Firstly, the absence of a nemesis. The power vacuum left by Moriarty’s suicide at the end of Season 2 has never been filled with a villain of equal worth, hence the ongoing tease about his return. But in The Final Problem it was revealed conclusively that Moriarty is definitely, unequivocally, dead. So Holmes’ claim that “I know what he is going to do next” appears to be hot air: Moriarty is not doing anything. In fact, in The Final Problem, Moriarty was reduced to a supporting player in the machinations of Eurus (Sherlock’s sister). This created the dual problem of making Moriarty seem retroactively less important and deflated the expectation that he had some grand posthumous scheme. And if this was supposed to set Eurus up as a replacement big bad for future adventures – well, it turns out all she wanted was a hug. Not that evil after all, then.
Secondly, The Final Problem played out like a bloodless rehash of the Saw movies. Consider: our protagonists awake imprisoned by a killer who forces them to progress through a series of murderous “games”, where they must make tough moral choices in order to survive. There was even Moriarty speaking to Holmes from beyond the grave via a crackly TV screen. You almost expect him to send in a mechanised Billy death doll and cackle “Hello Sherlock: I want to play a game”… though I suppose there was a scary clown in the opening moments of the episode, so maybe that trope was already spent.
Thirdly, the entirety of Season 4 represented a continual drift away from the core of what made Sherlock great: it became less and less about solving puzzling crimes, and increasingly about the personal lives of Holmes and Watson (Babies! Affairs! Bromance deluxe!) It is perhaps this departure from a trusted formula which is most to blame for the diminishing returns experienced since the end of Season 2.
Conan Doyle famously resurrected Holmes after his tumble over the Reichenbach falls due to popular demand, and similarly Moffatt and Gatiss have tried to bring their Holmes back too: but for them, at least, he has never been the same. They have repeatedly demonstrated a disregard for their audience by creating puzzles they cannot solve and setting up cliff-hangers on which they cannot deliver. Where they go from here remains something of a mystery. Frankly, it sounds like a case for the world’s greatest detective. If only he were somewhere to be found.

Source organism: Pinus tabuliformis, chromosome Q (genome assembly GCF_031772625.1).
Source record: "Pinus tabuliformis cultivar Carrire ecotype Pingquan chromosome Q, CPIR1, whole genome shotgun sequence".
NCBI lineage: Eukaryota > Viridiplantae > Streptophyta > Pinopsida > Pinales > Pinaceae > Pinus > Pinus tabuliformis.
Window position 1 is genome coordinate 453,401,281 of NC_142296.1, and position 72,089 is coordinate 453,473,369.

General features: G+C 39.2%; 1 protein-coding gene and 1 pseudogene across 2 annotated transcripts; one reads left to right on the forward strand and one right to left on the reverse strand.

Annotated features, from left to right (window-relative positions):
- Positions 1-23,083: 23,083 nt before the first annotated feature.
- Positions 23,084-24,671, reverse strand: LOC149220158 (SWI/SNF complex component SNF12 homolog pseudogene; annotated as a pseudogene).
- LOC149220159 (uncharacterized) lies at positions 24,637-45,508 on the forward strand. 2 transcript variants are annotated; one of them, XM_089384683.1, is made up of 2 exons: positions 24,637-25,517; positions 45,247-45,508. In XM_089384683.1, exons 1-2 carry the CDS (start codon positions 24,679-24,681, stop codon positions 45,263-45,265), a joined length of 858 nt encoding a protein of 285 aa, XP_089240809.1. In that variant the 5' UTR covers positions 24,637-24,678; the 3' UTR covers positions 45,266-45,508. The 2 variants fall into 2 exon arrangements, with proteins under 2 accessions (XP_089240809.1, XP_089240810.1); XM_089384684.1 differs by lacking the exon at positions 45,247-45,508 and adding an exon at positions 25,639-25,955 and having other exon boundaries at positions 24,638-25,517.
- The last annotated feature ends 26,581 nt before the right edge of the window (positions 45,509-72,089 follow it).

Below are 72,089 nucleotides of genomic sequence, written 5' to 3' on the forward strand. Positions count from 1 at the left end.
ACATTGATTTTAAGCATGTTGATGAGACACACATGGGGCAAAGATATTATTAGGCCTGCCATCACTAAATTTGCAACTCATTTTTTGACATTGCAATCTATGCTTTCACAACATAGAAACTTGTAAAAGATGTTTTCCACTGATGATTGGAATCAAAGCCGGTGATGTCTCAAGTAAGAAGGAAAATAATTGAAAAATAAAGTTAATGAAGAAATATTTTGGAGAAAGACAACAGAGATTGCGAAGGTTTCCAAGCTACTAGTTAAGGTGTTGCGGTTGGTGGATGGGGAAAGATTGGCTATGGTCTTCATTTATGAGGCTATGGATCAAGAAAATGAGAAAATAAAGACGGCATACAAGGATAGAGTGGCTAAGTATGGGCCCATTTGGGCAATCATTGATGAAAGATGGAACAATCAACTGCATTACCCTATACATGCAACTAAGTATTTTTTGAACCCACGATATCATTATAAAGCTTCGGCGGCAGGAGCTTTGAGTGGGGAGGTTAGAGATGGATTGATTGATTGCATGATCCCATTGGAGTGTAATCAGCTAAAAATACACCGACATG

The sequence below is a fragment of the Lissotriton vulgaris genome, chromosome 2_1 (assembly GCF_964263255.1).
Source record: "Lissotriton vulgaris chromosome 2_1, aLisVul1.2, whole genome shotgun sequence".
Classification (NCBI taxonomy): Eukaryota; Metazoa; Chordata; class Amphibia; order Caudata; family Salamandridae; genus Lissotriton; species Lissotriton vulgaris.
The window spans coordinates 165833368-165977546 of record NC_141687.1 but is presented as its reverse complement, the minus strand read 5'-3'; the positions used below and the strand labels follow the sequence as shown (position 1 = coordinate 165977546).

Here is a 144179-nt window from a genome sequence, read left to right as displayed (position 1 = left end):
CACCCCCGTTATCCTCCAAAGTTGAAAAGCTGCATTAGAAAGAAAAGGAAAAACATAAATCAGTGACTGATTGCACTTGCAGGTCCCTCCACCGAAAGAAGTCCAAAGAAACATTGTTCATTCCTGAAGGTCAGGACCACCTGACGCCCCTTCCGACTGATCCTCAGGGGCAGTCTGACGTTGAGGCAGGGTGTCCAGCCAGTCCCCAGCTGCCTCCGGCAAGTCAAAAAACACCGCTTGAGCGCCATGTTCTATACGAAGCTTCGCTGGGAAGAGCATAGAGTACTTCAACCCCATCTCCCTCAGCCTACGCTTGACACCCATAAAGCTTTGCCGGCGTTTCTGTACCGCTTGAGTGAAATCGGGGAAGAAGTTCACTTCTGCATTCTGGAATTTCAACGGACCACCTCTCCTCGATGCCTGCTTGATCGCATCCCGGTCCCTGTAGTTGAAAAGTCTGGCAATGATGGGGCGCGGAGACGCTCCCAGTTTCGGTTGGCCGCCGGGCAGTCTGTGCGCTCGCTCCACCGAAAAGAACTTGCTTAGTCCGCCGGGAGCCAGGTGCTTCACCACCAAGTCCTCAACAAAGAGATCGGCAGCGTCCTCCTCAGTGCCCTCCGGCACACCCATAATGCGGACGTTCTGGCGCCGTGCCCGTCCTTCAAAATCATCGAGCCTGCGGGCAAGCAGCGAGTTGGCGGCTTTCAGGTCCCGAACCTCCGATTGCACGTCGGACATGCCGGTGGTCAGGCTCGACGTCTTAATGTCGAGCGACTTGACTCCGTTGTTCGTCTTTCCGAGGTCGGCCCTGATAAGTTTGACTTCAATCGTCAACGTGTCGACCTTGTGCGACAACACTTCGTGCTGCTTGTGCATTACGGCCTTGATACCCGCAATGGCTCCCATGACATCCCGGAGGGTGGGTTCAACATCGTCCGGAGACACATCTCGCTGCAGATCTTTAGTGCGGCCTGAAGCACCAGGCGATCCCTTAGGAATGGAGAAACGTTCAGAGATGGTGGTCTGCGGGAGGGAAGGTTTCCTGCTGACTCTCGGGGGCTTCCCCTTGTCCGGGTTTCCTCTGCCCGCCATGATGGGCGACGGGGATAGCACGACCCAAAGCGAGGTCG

2 responses to “The (Final) Problem with Sherlock Season 4”
We’re not American. We don’t need answers for everything, immediately.
The show has changed to include the relationships of the main characters, yes, but again, unlike American shows, the passing of time and characters changing personalities, is something that is brought into the storyline.
Yes, the crime solving puzzles aren’t as complex, but as in shows like Jonathan Creek, the show has changed in line with the audience familiarity with the show. I believe the audience feel close to the main characters and like to see some kind of personal life developments to continue to connect and love the hero.
1 more series possibly, with Moriaty returning.
Thanks for your comment Andy. I agree character development is good, and I don’t have a real problem with the arc Sherlock and John have gone on: for me the issue is the centrality of those arcs which have now supplanted – rather than complemented – the traditional case work.